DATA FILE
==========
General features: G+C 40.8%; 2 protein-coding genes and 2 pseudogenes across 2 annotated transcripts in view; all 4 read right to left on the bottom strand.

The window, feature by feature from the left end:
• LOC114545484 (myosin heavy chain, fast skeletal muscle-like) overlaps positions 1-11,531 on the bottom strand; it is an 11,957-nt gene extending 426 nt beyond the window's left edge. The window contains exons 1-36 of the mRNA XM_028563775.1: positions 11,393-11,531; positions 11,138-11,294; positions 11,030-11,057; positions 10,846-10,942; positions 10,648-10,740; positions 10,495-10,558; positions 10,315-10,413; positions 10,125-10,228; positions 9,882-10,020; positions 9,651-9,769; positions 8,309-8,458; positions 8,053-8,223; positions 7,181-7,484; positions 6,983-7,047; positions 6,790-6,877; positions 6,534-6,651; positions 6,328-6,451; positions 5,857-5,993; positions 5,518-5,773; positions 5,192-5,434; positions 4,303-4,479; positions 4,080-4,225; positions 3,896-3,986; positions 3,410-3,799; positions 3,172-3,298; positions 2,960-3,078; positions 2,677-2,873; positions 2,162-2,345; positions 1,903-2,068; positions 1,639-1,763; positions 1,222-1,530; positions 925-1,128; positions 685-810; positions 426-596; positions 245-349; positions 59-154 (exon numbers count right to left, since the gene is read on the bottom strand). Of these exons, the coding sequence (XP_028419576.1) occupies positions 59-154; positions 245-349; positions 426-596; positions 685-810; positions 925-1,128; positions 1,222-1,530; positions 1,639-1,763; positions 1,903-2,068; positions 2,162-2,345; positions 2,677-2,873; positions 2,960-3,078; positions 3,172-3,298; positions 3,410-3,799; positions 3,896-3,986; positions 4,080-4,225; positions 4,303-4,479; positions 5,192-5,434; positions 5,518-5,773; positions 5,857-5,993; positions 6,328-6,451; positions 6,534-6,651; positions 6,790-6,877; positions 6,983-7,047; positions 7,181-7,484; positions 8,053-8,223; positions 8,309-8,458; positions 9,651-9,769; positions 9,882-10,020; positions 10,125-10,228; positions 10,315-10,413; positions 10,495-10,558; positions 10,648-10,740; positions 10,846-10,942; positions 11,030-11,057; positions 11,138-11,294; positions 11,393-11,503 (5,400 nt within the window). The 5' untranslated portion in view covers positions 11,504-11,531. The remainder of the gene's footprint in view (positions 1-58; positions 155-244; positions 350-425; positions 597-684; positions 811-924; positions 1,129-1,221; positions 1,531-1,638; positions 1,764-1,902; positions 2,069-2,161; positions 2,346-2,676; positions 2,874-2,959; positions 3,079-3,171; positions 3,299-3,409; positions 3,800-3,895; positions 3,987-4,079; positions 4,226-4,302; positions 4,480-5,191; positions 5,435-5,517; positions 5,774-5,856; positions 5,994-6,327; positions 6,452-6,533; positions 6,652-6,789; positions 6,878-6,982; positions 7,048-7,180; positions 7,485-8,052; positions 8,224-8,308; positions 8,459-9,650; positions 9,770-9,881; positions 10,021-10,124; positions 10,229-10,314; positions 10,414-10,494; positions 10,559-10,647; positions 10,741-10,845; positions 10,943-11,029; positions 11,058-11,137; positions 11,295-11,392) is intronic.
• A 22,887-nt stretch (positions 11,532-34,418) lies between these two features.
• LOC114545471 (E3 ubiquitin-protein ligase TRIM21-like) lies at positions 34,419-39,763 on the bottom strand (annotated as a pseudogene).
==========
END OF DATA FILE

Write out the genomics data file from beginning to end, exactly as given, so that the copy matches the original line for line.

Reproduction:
General features: G+C 40.8%; 2 protein-coding genes and 2 pseudogenes across 2 annotated transcripts in view; all 4 read right to left on the bottom strand.

The window, feature by feature from the left end:
• LOC114545484 (myosin heavy chain, fast skeletal muscle-like) overlaps positions 1-11,531 on the bottom strand; it is an 11,957-nt gene extending 426 nt beyond the window's left edge. The window contains exons 1-36 of the mRNA XM_028563775.1: positions 11,393-11,531; positions 11,138-11,294; positions 11,030-11,057; positions 10,846-10,942; positions 10,648-10,740; positions 10,495-10,558; positions 10,315-10,413; positions 10,125-10,228; positions 9,882-10,020; positions 9,651-9,769; positions 8,309-8,458; positions 8,053-8,223; positions 7,181-7,484; positions 6,983-7,047; positions 6,790-6,877; positions 6,534-6,651; positions 6,328-6,451; positions 5,857-5,993; positions 5,518-5,773; positions 5,192-5,434; positions 4,303-4,479; positions 4,080-4,225; positions 3,896-3,986; positions 3,410-3,799; positions 3,172-3,298; positions 2,960-3,078; positions 2,677-2,873; positions 2,162-2,345; positions 1,903-2,068; positions 1,639-1,763; positions 1,222-1,530; positions 925-1,128; positions 685-810; positions 426-596; positions 245-349; positions 59-154 (exon numbers count right to left, since the gene is read on the bottom strand). Of these exons, the coding sequence (XP_028419576.1) occupies positions 59-154; positions 245-349; positions 426-596; positions 685-810; positions 925-1,128; positions 1,222-1,530; positions 1,639-1,763; positions 1,903-2,068; positions 2,162-2,345; positions 2,677-2,873; positions 2,960-3,078; positions 3,172-3,298; positions 3,410-3,799; positions 3,896-3,986; positions 4,080-4,225; positions 4,303-4,479; positions 5,192-5,434; positions 5,518-5,773; positions 5,857-5,993; positions 6,328-6,451; positions 6,534-6,651; positions 6,790-6,877; positions 6,983-7,047; positions 7,181-7,484; positions 8,053-8,223; positions 8,309-8,458; positions 9,651-9,769; positions 9,882-10,020; positions 10,125-10,228; positions 10,315-10,413; positions 10,495-10,558; positions 10,648-10,740; positions 10,846-10,942; positions 11,030-11,057; positions 11,138-11,294; positions 11,393-11,503 (5,400 nt within the window). The 5' untranslated portion in view covers positions 11,504-11,531. The remainder of the gene's footprint in view (positions 1-58; positions 155-244; positions 350-425; positions 597-684; positions 811-924; positions 1,129-1,221; positions 1,531-1,638; positions 1,764-1,902; positions 2,069-2,161; positions 2,346-2,676; positions 2,874-2,959; positions 3,079-3,171; positions 3,299-3,409; positions 3,800-3,895; positions 3,987-4,079; positions 4,226-4,302; positions 4,480-5,191; positions 5,435-5,517; positions 5,774-5,856; positions 5,994-6,327; positions 6,452-6,533; positions 6,652-6,789; positions 6,878-6,982; positions 7,048-7,180; positions 7,485-8,052; positions 8,224-8,308; positions 8,459-9,650; positions 9,770-9,881; positions 10,021-10,124; positions 10,229-10,314; positions 10,414-10,494; positions 10,559-10,647; positions 10,741-10,845; positions 10,943-11,029; positions 11,058-11,137; positions 11,295-11,392) is intronic.
• A 22,887-nt stretch (positions 11,532-34,418) lies between these two features.
• LOC114545471 (E3 ubiquitin-protein ligase TRIM21-like) lies at positions 34,419-39,763 on the bottom strand (annotated as a pseudogene).